Posts Tagged ‘Gardens’
Any green space in the naturally arid Delhi is always welcome. The Biodiversity park is an artificial wetland created to attract and study migrating birds. It is spread over an area of approximately 450 acres near Wazirabad village in North Delhi.
Park authorities are still learning to cope with visitors and may not necessarily be too helpful. But most scientists love to talk about their work. So if you find one of the field researchers, ask him or her about their work, and enjoy a guided tour.
Yes, the famous parrots. Not as many bees as there are flowers. And, last but not the least – the stairs – lots of them.
Telegraph Hill is where Coit Tower sits. You can’t miss Coit Tower if you are in San Francisco. You can see it from far and wide, standing out like a light house which it is not. Long time back, and for San Francisco, 150 years is a long time ago, Telegraph Hill used to be a bald hill. Because of the line of visibility, the location was used as a semaphore line. The role of the obervatory was to note the type of shipping vessel crossing Golden Gate Strait and let the town folk know. Even now, in spite of the dense foliage on the hill, you can see the Golden Gate Bridge.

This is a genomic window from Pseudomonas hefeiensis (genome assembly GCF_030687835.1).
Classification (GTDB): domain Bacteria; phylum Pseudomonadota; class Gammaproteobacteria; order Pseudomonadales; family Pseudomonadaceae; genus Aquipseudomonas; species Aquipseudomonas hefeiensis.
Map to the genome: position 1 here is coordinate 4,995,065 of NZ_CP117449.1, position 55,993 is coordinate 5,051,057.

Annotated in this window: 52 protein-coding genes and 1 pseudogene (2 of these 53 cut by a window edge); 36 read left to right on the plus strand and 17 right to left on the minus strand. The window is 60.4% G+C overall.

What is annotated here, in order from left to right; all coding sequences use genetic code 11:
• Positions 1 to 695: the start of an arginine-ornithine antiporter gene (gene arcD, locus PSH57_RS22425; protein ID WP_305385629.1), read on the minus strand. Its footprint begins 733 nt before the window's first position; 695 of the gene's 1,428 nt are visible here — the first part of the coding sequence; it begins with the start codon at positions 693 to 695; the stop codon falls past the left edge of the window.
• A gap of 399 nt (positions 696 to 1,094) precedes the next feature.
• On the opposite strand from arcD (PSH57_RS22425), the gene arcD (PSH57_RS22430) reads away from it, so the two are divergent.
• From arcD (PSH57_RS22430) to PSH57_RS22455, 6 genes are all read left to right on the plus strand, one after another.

Last weekend, I needed to get out of exurbia again. And I really needed to do something different, something other than hiking or shopping. After searching high and low for some days, I found a tour of Mission Dolores, arranged by the San Francisco Museum and Historical Society. The walk was named “Father Serra, Graves and Vigilantes” and promised to lead us through the Mission, the oldest standing building in San Francisco city, the 20th century parish church next door with its beautiful stained glass windows and the cemetery in the back, the only remaining cemetery in the city with graves of Indians, Spanish, Mexicans, victims of Vigilantes and Gold Rush immigrants.
I am not your typical guided tour enthusiast. It conjures up memory of a bus load of people on a tour where they don’t even step down from the bus. Besides, the memory of my Bangkok tour guide was still raw.
Brits left behind not only the railways, an education system design to mass produce petty bureaucrats, and cricket, but also a number of statues of king George V and others who bore the white man’s burden bravely. So what did we desis do to those statues after August 15, 1947? Why, we carefully arranged them on pedestals in the Coronation Park where old George had announced his coronation to the assembled flunkeys on Jun 22, 1911.
The little enclosure in Coronation Part with the statues is still maintained, after a fashion, by some little remembered part of the bureaucracy. The lawns are mowed, the trees are trimmed, the statues look in good repair … it was creepy.